Lake and beach communities throughout Connecticut are among the hundreds of residential associations, neighborhoods, and condominiums which have learned that adding or converting into tax districts can result in significant benefits for their residents.
State law allows these communities to better control their own affairs by literally creating their own local government – a sort of “town within a town” known as a “special taxing district.” It gives the force of law to nearly everything the community does. For example, its officers become officials, its dues become taxes, and its rules become ordinances. They can even issue bonds and coordinate their operations with other municipalities.
Districts are usually created to provide their residents with more or better services than the towns in which they are located as they deem appropriate. These can include not only monitoring water and recreational areas, but also road maintenance, trash collection, security, snow plowing, outdoor lighting, fire protection, and even tick control measures and highway sound barriers. In fact, some towns give districts cash reimbursals for taking over certain municipal services for the neighborhood. If a resident fails to pay his fair share, the debt can usually be collected quickly and without litigation. Property owned in the district’s name is generally no longer taxable by the town, and the district’s purchases are exempt from state sales tax. The residents’ payments to their district may even be federally tax-deductible unlike dues paid to a traditional association for many of the same services. Creating a tax district may not be right for every community. As governments, districts are subject to laws which require public access to meetings and records, voter eligibility rules, special reporting requirements, and annual financial audits. They must also charge taxes based on assessed property values rather than as a flat amount per household.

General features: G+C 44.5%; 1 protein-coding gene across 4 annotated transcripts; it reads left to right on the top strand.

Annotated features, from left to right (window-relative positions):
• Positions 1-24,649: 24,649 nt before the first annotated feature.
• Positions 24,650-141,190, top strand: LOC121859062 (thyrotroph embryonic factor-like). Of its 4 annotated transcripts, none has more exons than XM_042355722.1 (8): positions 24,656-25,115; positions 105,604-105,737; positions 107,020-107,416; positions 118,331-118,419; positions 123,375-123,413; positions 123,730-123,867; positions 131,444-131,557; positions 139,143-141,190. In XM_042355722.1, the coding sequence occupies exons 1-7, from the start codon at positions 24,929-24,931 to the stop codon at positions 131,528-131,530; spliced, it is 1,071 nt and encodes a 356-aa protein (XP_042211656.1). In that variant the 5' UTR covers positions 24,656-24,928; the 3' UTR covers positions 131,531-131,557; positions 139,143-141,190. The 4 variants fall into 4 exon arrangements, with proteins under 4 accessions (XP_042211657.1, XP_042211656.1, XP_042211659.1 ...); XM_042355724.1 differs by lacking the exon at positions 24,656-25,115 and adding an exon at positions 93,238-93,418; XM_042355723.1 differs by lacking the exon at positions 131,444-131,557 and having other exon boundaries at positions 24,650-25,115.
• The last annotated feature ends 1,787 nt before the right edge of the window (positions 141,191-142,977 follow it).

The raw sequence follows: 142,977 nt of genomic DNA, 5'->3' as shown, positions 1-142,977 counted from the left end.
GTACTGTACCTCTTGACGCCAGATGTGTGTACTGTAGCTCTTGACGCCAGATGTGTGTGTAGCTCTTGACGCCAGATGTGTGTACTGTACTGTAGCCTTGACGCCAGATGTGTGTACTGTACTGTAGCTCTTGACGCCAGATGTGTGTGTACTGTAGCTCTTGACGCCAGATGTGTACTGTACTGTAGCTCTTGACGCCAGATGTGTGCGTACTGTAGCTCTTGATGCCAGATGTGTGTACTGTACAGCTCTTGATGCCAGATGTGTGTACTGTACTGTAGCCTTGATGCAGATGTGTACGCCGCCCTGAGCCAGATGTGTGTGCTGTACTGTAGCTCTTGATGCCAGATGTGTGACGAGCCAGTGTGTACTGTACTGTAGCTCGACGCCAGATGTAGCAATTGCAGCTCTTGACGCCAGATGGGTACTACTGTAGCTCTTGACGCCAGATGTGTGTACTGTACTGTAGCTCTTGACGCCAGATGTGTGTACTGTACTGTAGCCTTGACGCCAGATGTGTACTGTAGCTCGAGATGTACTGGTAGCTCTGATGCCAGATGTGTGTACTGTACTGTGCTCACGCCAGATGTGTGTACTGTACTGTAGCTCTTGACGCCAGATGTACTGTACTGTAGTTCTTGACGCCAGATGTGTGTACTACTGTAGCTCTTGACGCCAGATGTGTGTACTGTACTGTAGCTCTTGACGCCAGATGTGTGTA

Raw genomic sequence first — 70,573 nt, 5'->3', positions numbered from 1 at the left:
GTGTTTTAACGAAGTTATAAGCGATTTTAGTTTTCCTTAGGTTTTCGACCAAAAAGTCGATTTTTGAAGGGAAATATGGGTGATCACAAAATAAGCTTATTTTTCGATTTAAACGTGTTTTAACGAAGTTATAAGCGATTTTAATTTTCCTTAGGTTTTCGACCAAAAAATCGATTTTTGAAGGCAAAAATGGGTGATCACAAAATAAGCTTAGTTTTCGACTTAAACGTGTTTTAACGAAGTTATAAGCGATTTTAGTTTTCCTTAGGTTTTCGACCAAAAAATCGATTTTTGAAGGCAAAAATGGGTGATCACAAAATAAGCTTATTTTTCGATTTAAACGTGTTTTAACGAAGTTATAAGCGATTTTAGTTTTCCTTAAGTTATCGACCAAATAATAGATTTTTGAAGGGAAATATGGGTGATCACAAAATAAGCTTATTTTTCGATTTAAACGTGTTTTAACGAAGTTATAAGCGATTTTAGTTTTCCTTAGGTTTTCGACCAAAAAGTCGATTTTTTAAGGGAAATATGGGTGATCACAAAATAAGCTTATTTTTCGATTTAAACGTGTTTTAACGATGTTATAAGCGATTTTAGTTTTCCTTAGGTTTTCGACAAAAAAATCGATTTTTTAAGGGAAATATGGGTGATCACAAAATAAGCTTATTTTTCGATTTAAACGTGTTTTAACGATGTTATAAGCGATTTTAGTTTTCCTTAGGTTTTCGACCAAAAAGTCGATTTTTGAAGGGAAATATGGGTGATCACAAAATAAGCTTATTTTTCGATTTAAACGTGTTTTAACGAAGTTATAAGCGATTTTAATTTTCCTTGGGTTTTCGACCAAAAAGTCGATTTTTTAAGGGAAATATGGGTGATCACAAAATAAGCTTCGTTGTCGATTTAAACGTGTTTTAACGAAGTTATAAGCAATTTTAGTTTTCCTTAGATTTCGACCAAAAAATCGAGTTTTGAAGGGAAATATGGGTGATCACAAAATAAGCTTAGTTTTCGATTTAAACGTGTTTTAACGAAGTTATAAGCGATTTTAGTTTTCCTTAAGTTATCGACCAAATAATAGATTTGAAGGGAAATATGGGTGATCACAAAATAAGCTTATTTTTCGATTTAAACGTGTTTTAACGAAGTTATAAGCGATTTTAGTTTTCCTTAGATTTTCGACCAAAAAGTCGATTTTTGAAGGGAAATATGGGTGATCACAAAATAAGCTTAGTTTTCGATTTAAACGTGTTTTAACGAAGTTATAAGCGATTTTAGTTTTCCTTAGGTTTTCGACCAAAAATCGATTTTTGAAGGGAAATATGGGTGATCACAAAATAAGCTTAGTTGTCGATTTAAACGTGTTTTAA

Forming a district requires a formal petition and meeting of the people who would live in the district. A two-thirds majority of at least fifteen residents must vote to create it, set its boundaries, elect its officers, and draw up a charter. The selectmen of the town in which the district is to be located supervise the procedure, but they do not have any “veto” power over it. The entire process can often be completed within about three months. Lake communities which create districts may even see increases in their residents’ property values since administration and services can be enhanced, streamlined, and customized. Creating a district may well be worth considering as a way to improve your community’s strategy for lake management for the benefit of every resident.
Adam J. Cohen is an attorney with the law firm of Pullman & Comley, LLC headquartered in Bridgeport, Connecticut. He represents and gives seminars to tax districts and other communities in all aspects of their operation and management. He can be reached at 203-330-2000 or firstname.lastname@example.org.